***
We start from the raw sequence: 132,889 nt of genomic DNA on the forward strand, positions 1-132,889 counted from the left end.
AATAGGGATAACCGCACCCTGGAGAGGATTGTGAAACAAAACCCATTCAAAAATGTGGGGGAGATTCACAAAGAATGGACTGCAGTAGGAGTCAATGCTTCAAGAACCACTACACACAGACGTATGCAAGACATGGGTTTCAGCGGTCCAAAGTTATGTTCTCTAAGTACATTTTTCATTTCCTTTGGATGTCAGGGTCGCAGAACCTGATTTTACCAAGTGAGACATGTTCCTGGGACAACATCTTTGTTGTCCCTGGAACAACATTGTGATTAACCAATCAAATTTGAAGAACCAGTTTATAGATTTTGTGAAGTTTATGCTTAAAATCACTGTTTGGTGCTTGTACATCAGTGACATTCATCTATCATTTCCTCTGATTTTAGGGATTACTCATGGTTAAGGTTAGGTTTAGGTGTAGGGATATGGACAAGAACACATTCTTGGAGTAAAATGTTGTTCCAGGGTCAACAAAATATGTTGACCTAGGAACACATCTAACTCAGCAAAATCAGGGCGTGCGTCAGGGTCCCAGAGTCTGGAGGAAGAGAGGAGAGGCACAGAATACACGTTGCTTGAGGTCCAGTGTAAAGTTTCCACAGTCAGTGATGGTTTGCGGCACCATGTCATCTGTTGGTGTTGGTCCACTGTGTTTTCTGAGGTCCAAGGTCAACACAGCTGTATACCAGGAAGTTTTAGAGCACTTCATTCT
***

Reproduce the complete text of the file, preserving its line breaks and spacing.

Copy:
We start from the raw sequence: 132,889 nt of genomic DNA on the forward strand, positions 1-132,889 counted from the left end.
AATAGGGATAACCGCACCCTGGAGAGGATTGTGAAACAAAACCCATTCAAAAATGTGGGGGAGATTCACAAAGAATGGACTGCAGTAGGAGTCAATGCTTCAAGAACCACTACACACAGACGTATGCAAGACATGGGTTTCAGCGGTCCAAAGTTATGTTCTCTAAGTACATTTTTCATTTCCTTTGGATGTCAGGGTCGCAGAACCTGATTTTACCAAGTGAGACATGTTCCTGGGACAACATCTTTGTTGTCCCTGGAACAACATTGTGATTAACCAATCAAATTTGAAGAACCAGTTTATAGATTTTGTGAAGTTTATGCTTAAAATCACTGTTTGGTGCTTGTACATCAGTGACATTCATCTATCATTTCCTCTGATTTTAGGGATTACTCATGGTTAAGGTTAGGTTTAGGTGTAGGGATATGGACAAGAACACATTCTTGGAGTAAAATGTTGTTCCAGGGTCAACAAAATATGTTGACCTAGGAACACATCTAACTCAGCAAAATCAGGGCGTGCGTCAGGGTCCCAGAGTCTGGAGGAAGAGAGGAGAGGCACAGAATACACGTTGCTTGAGGTCCAGTGTAAAGTTTCCACAGTCAGTGATGGTTTGCGGCACCATGTCATCTGTTGGTGTTGGTCCACTGTGTTTTCTGAGGTCCAAGGTCAACACAGCTGTATACCAGGAAGTTTTAGAGCACTTCATTCT